Women face wage gap straight out of college, report finds

Updated
Lilly Ledbetter speaks during day one of the Democratic National on September 4, 2012 in Charlotte, North Carolina.
Lilly Ledbetter speaks during day one of the Democratic National on September 4, 2012 in Charlotte, North Carolina.
by Justin Sullivan/Getty Images

Tales of women receiving unequal pay for equal work are nothing new, but a recent study shows that women are almost immediately disadvantaged in earnings right out of college. According to the American Association of University Women, within a year of graduation, women make only 82 percent of what male colleagues are bringing in.

The report focuses on students who graduated during the 2007-2008 school year and their earnings from 2009. Researchers say the narrow lens allows them to compare workers before the majority of women have children, and while they remain on roughly the same playing field as male colleagues regarding job experience. Despite the general commonalities between the male and female employees being observed, the study showed that women begin receiving lower wages than men nearly immediately following graduation. Though the unemployment rate for women is just barely below the rate for men (7 percent to 7.3), the average woman in the study made $35,296 to a man’s $42,918 annually.

The conventional Republican narrative explaining the source of the pay inequity attacks women’s career choices, saying they opt for lower-paying jobs within education or social sciences, while men ostensibly seek more lucrative jobs.  However, the AAUW studydebunks the conservative narrative by controlling for the employment factors which would offset the wage gap. For example, even among business majors, women earned just over $38,000, compared to the $45,000 their male counterparts made.

“You can’t just choose to not be affected by the pay gap,” the study’s co-author, Catherine Hill, said on Wednesday. “You can’t just make good choices and get out of the pay gap.”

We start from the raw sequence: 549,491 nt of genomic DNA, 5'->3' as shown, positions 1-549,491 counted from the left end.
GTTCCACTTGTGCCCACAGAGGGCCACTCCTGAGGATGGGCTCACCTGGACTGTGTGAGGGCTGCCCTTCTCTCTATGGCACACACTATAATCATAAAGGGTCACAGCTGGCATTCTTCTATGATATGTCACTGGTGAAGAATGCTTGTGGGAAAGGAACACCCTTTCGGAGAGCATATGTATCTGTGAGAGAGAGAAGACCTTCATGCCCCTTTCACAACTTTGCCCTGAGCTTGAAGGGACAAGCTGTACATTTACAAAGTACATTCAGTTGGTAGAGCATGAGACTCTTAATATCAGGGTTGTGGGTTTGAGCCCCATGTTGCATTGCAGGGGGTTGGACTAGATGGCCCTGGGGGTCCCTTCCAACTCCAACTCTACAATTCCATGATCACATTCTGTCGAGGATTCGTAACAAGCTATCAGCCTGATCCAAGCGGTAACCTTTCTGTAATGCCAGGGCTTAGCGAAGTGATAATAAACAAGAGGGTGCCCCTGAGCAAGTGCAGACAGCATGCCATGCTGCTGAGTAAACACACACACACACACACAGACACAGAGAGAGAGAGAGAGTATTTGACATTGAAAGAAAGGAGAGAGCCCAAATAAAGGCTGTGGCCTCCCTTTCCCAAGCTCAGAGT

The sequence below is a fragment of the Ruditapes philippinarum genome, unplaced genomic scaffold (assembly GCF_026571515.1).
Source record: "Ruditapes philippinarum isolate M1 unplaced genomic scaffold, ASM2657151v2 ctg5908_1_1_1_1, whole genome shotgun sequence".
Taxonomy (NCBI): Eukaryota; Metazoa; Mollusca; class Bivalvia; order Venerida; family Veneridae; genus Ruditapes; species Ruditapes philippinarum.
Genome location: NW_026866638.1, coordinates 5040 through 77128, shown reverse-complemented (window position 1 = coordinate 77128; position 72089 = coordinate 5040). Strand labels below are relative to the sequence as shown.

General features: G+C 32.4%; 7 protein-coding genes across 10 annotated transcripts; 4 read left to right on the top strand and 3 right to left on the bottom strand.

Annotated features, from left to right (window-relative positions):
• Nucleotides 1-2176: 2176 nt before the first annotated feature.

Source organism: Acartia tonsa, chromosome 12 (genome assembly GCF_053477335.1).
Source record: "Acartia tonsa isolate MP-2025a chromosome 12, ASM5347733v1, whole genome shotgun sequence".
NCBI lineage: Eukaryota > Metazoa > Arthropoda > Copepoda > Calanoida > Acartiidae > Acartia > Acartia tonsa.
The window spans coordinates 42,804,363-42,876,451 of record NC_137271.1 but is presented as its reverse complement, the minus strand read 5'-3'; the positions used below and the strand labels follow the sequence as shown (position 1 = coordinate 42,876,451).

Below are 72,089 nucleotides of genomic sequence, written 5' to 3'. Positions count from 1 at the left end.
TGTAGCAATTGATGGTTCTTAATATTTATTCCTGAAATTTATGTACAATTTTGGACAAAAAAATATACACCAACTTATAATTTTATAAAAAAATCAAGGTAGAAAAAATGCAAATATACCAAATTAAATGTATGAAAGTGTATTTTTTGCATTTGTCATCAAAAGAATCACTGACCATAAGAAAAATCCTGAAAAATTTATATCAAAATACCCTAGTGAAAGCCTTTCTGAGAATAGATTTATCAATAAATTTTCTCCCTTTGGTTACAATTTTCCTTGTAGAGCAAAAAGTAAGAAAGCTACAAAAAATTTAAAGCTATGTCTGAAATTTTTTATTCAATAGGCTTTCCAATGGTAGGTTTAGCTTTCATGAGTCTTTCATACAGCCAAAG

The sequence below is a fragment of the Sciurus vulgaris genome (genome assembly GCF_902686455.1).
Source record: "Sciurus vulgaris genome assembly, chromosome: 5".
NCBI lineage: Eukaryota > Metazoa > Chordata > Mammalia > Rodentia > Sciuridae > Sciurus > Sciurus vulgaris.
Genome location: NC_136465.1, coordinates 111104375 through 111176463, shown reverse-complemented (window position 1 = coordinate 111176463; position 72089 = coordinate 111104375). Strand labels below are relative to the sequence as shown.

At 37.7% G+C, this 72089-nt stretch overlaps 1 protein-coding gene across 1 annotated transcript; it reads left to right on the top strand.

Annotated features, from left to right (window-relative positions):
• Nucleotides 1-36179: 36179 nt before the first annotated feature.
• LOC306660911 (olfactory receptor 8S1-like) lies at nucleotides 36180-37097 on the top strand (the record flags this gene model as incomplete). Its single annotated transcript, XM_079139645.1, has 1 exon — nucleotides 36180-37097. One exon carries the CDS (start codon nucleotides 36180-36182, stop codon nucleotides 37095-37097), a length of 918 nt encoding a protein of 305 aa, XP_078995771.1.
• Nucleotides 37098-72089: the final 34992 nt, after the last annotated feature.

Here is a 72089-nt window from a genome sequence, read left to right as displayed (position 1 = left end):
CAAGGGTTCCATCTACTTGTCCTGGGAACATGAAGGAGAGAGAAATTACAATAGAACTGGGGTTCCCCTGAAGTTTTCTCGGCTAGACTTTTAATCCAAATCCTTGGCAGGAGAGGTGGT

Lilly Ledbetter, the woman for whom the Fair Pay Act is named, earned a prime time speaking slot during the Democratic National Convention in September. During the town hall-style presidential debate in New York last week, an audience questioner managed to perfectly tee up an Obama talking point regarding fair pay, allowing him to tout signing the Ledbetter Act. Romney waffled on the question, leading to his famous  ”binders full of women” remark. The Romney campaign has since become, if anything, even more evasive regarding its candidate’s position pay equity.

In national polls, Obama is leading Mitt Romney among women voters by 52 percent to 41, according to the latest numbers from NBC News/The Wall Street Journal.

And though her AAUW is a non-partisan organization, Hill called on women voters to grill the candidates on their positions regarding equal pay, particularly because of how it relates to the subject of student debt.

“Essentially the same debt affects women differently because they are earning less, and therefore living on less,” Hill said. “This is an enormous finding, but when you think about it, it’s not that surprising.”

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Women face wage gap straight out of college, report finds

Updated